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Monitoring brain neuroactivity during deep brain stimulation

What is Deep brain stimulation?

Deep brain stimulation (DBS) has been established as a method to control  symptoms in a number of neurological disorders. DBS patients have electrodes planted deep in the brain, to which an alternating electric voltage is applied. It has proved very successful in the treatment movement disorders such as  Parkinson's disease and dystonia ( and is being applied in a range of other diseases.

This is multidisciplinary work, with surgeons in the Oxford John Radcliffe Hospital, the Department of Psychiatry and the Oxford Human Brain Activity Centre, where there is a MEG imaging facility. Our particular  interests are tremor in Parkinson's Disease and DBS in the treatment of chronic pain. Through these collaboration we are working to improve stimulation treatment and, associated with that, to get a better understanding of the way the brain is operating, and the effect of stimulation, in these conditions. The work is funded by the EPSRC/Wellcome Centre of Excellence.

1. Recognising abnormal states; adaptive stimulation

At present, stimulation is continuous and this gives poor battery usage and can cause habituation. The goal is to make the next generation of stimulators adaptable to particular patients through demand driven stimulation - altering the pattern and duration of stimulation to the brain's own signals. Tremor in Parkinson's disease (PD) is clearly detectable in the beta wave brain activity (as well of course from external instrumentation such as accelerometers), but its onset is very rapid. We have developed methods using autorgressive models, coherence measures and Hidden Markov modelling to detect the change of state associated with onset of tremor from signals received from implanted electrodes in the subthalmic nucelus  (which is a prime target for stimulation in PD patients).  More generic work in this area has developed HMM models to identify state transitions between different regions to identify brain networks using MEG imaging. This work is currently been demonstrated on resting state data but will soon be applied to tremor patients.

Chronic pain patients

Associated work is looking at the possibility of methods to use the local field potentials (the signals detected at the DBS sites using the electrodes to receive) to  provide quantitive information on the extent of pain. Quantitative methods to relate the power in the characteristic bursts of activity to the patient's own perception of pain, using machine learning techniques are showing early promise.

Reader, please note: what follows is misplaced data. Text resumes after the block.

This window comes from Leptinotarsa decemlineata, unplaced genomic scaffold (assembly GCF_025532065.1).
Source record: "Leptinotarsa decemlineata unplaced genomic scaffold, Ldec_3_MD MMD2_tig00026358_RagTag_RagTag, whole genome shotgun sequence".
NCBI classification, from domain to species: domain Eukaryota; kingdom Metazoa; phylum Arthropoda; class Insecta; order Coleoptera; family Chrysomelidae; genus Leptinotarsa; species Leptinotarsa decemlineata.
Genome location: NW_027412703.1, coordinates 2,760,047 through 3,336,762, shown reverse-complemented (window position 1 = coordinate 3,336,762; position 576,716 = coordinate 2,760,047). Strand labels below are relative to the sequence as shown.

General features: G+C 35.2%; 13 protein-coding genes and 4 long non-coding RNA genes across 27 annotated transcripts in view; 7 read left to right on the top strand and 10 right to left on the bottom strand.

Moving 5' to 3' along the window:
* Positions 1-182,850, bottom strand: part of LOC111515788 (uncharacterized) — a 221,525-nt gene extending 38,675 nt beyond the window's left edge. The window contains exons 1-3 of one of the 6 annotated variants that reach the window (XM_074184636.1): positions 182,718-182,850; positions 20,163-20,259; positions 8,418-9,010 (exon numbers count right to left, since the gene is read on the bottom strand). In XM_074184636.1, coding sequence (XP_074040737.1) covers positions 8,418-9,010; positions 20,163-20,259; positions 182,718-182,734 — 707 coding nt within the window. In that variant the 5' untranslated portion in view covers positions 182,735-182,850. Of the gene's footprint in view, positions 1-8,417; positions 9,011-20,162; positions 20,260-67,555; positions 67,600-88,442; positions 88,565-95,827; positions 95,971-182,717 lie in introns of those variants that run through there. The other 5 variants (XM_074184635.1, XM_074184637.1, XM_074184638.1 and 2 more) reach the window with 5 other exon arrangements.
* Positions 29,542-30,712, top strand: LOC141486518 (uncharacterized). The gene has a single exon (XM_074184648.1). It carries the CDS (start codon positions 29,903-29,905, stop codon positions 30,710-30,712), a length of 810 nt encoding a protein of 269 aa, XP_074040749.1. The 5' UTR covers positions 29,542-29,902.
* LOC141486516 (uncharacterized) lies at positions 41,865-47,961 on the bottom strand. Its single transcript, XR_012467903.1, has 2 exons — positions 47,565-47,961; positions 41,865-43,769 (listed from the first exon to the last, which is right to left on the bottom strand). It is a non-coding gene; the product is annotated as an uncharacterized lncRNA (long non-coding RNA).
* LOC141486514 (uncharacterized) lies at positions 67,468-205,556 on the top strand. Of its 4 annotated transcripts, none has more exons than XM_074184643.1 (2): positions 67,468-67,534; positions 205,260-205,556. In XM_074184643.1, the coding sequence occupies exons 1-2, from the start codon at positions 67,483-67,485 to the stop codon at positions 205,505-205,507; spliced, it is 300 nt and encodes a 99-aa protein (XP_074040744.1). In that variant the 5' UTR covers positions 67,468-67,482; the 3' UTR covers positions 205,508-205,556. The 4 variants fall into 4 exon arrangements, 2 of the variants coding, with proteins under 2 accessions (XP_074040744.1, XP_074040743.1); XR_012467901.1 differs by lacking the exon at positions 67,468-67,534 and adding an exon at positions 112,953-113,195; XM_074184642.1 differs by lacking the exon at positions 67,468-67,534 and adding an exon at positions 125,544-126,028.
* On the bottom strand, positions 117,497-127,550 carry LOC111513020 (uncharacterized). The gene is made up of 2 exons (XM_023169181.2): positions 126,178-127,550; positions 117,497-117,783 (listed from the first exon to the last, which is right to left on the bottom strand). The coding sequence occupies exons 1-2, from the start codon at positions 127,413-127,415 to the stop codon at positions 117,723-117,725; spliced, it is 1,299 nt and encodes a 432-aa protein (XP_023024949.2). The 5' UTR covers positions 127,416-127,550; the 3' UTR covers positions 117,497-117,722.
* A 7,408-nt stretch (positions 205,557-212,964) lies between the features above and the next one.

Non-invasive stimulation

In collaboration with the Nuffield Department of Clinical Neurosciences we have demonstrated proof of principle of a non-invasive method to reduce tremor, using trasncranial alternating current stimulation (TACs). This work is in its early stages (published in Current Biology, 2013).

2. MEG (Magneto encephalography) imaging and application to chronic pain patients

MEG is the only technology suitable for functional imaging for DBS patients as they have metal implanted in the skull so fMRI cannot be used. MEG uses a set of very sensitive magnetic sensors placed around the head to detect the magnetic fields associated with the neuronal activity. In Oxford (OHBA) we have a Elekta Neuromag facility.

Once the signal have been acquired, an image is formed using a technique known as beamforming which uses them to reconstruct the sources within the brain, a techqnue known as beamforming. The signals acquired are typically with low signal to noise ratio, non-Gaussian distribution and correlated. Beamforming is therefore challenging. It is particularly difficult for DBS patients because artefacts arise from the coil of wire left beneath the burr hole (through which wires are taken to the battery.

We have developed a set of beamformers to improve the resolution of the images to enable the sources to be seen more clearly.  Some examples are shown below.

The null beamformer

The left hand images show brain activity using the limear constraint minimum variance (LCMV) beamfomer. In the lower lefthand images an artefact can be seen at the burr hole, where the activity appears to be outside the skull. In the images on the right the null beamformer has been used to correct this artefact.

The null beamformer has been used to investigate the effect of DBS for chornic pain patients. The figures below show source activity in the PAG and the ACC regions in the brain when stimulation is applied. Activity was less without stimulation, when the patient reported pain. Work published recently in PLOSOne, also showed longitudinal changes in the brain over a year.


Researchers: Dr Hamid Mohseni, Dr John Stuart Brittain
DPhil student: Adam Baker
MSc students: Greg Bara, Yashil Handa, Su Zhang
4YP students: Ioana Nica